In the video, you can barely make out that the man, whom we have not identified, asks Chrissie if he's filming her and then calls her a "bitch."
CLEARWATER — Is John Travolta, one of Scientology's most celebrated members, inching closer to his religion's international base in Clearwater?
Well, we don't know for sure. But there are solid connections in real estate records.
On July 10, a waterfront home in the Old Clearwater Bay neighborhood sold for $3 million to an investment trust held by Ellen Bannon, the actor's sister.
Reaction to this month's Season 2 premiere of the Emmy-nominated Leah Remini: Scientology and the Aftermath series has been swift, from the religion's international spiritual headquarters in Clearwater and nationwide.
Two dueling online petitions have emerged since the Aug. 15 premiere: one calling for the IRS to investigate Scientology's tax exempt status. That one was launched by Jeffrey Augustine, Scientology researcher and husband of former Scientologist Karen de la Carriere, who served aboard the church's ship Apollo with founder L. Ron Hubbard.
The other, launched by a teenage Scientologist in India, calls for the cancellation of the series, alleging it is a "hate show" inciting violence.
Our readers tend to be very observant, and we were reminded of that again recently when a Bunker regular reached out to us with some things he'd noticed about Scientology's reaction to the new season of Leah Remini: Scientology and the Aftermath.
"During the premiere episode, I kept noticing all of these spammy, fake-looking outbursts of identical tweets from accounts claiming to be members of the Scientology STAND League, all attacking Leah Remini, A&E, and everyone on the show. I did some research, and it looks like Scientology has a new bot army," he says.
He first noticed it a couple of weeks before the new season began, when the STAND League, Scientology's spiffy new front group that fights against religious discrimination, tweeted a message about that new anti-Leah Remini petition we wrote about earlier:
Sebastian Gorka, an outspoken adviser to President Trump and lightning rod for controversy, has been forced out of his position at the White House, two administration officials said on Friday.
One of the officials said that the president's chief of staff, John F. Kelly, had telegraphed his lack of interest in keeping Mr. Gorka during internal discussions over the last week.
Mr. Gorka, a deputy assistant to the president, had been on vacation for at least the last two weeks, that official said.
2016-08-25, Chris Shelton, Critical Thinker at Large
Today we are continuing my analysis of the book Scientology, edited by James R. Lewis with chapters contributed by various religious scholars, sociologists and psychologists all centered around, surprise!, the topic of Scientology. Thanks for carrying on with me in this.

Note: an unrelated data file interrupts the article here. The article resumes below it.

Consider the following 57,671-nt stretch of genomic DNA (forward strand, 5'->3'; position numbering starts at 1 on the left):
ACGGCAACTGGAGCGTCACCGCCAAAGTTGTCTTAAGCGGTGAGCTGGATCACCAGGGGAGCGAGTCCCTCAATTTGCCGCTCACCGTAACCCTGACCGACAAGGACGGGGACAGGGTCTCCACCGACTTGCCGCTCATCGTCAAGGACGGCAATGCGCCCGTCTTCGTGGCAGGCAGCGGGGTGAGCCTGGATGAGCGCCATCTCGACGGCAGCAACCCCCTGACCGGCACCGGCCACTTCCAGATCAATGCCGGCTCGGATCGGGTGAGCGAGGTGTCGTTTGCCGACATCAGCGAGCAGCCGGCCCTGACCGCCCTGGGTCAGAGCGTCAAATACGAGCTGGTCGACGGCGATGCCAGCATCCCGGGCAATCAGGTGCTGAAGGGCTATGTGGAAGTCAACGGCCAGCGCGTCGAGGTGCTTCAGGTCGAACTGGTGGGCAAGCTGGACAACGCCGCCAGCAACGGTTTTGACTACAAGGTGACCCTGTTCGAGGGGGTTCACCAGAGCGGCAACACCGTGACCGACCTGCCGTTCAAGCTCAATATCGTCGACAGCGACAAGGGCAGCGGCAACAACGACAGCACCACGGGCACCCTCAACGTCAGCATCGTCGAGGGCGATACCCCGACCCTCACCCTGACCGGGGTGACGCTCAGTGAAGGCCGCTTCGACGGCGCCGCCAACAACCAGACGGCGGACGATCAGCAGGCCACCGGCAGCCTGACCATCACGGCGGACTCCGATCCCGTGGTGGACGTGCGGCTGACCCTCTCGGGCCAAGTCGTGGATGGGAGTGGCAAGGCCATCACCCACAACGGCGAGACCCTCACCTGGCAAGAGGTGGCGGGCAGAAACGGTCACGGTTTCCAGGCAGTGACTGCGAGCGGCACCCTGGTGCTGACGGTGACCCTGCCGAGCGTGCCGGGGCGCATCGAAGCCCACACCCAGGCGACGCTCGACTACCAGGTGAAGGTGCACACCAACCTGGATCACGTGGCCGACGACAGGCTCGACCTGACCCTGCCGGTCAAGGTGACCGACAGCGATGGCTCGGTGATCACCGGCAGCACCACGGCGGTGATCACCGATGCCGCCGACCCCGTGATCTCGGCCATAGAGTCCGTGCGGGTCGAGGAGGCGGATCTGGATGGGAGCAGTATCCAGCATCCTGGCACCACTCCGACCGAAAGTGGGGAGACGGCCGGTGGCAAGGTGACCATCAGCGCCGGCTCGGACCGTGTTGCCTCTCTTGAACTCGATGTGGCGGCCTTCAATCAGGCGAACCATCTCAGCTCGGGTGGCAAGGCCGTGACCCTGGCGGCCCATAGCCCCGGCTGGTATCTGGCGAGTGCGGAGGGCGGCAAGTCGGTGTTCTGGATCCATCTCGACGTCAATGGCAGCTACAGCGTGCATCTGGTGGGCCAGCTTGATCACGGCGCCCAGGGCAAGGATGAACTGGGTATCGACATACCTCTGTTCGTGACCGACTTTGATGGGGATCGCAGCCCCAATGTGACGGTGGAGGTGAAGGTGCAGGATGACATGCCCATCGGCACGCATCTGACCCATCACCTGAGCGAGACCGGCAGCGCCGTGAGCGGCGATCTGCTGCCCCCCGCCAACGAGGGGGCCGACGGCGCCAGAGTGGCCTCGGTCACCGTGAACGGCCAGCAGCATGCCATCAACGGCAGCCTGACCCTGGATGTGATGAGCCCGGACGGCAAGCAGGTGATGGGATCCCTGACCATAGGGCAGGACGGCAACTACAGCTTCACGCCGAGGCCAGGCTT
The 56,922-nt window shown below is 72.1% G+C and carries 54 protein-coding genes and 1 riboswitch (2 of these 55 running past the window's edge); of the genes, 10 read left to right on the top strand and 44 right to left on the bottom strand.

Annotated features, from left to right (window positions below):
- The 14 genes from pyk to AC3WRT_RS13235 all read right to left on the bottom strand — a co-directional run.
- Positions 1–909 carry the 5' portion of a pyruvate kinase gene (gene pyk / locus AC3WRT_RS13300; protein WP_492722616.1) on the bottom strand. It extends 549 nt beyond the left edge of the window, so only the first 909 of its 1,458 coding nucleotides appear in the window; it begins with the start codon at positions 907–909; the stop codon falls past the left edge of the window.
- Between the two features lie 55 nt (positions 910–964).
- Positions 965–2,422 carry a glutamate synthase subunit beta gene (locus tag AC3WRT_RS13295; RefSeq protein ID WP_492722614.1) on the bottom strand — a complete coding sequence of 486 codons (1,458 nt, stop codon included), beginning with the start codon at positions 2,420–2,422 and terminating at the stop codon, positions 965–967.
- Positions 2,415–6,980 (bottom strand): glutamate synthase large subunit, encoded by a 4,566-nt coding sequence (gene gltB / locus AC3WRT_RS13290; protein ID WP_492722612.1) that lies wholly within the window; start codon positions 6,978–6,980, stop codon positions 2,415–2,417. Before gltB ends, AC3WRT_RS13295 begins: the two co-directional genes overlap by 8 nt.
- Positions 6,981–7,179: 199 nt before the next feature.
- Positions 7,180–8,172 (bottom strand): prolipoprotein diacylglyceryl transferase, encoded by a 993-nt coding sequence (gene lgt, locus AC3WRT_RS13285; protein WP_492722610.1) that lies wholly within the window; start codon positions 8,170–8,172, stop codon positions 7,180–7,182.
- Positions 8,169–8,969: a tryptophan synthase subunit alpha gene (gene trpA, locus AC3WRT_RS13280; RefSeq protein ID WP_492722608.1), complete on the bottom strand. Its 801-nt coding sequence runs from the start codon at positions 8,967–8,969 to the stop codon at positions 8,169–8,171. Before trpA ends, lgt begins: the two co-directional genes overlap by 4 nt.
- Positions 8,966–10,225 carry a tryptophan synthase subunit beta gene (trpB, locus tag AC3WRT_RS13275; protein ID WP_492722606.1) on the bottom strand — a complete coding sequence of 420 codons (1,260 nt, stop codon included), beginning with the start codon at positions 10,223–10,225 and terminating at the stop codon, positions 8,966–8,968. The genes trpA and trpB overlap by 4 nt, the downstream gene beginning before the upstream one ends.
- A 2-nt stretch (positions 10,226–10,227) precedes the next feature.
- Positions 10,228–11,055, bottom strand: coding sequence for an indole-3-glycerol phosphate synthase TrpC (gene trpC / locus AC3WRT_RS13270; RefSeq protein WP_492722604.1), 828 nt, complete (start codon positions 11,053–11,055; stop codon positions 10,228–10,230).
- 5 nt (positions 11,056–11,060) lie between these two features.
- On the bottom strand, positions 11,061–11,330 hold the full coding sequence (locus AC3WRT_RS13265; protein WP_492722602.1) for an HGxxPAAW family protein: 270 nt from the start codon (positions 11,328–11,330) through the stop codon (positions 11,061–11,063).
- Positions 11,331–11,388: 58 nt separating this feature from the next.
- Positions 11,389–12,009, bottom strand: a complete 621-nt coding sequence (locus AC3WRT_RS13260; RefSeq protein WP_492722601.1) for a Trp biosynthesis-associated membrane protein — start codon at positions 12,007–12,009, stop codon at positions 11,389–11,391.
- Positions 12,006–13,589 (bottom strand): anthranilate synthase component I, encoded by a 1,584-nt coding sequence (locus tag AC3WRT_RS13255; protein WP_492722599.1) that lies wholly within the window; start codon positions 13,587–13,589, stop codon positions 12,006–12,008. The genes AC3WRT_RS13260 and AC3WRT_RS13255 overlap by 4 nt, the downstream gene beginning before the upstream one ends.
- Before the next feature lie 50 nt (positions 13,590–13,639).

Today, we have Chapter 4 by David G. Bromley, professor of sociology at Virginia Commonwealth University and the University of Virginia entitled "Making Sense of Scientology: Prophetic, Contractual Religion."
Bromley was known in the anti-cult world as an apologist of the worst kind for new religious movements, having gone on record as accepting money from Scientology and other groups and giving favorable testimony in court against the concept of brainwashing or cult mind control techniques. While I certainly agree that the day-to-day experiences of your average Scientologist do not compare to what Robert Lifton described in his book about Chinese re-education and brainwashing facilities, I don't see any way that an objective observer could possibly suggest that Scientology does not engage in undue or covert influence methods on potential and converted members.
In this video series, I'm taking on Scientology academic apologists by deconstructing the book Scientology by James R. Lewis, chapter by chapter. In this video, I look at Chapter 4, written by David G. Bromley and titled "Making Sense of Scientology; Prophetic, Contractual Religion."
The introduction to this series is here: https://www.youtube.com/watch?v=Q3-lW...
Jeffrey Augustine's site: https://scientologymoneyproject.com/
Imagine telling the entire world you are purchasing an ultra-luxury state-of-the-art $100,000,000 private 757 business jet. As the interior of your jet is designed and built with the most opulent of appointments, you boast to the entire world and show off the spacious interior: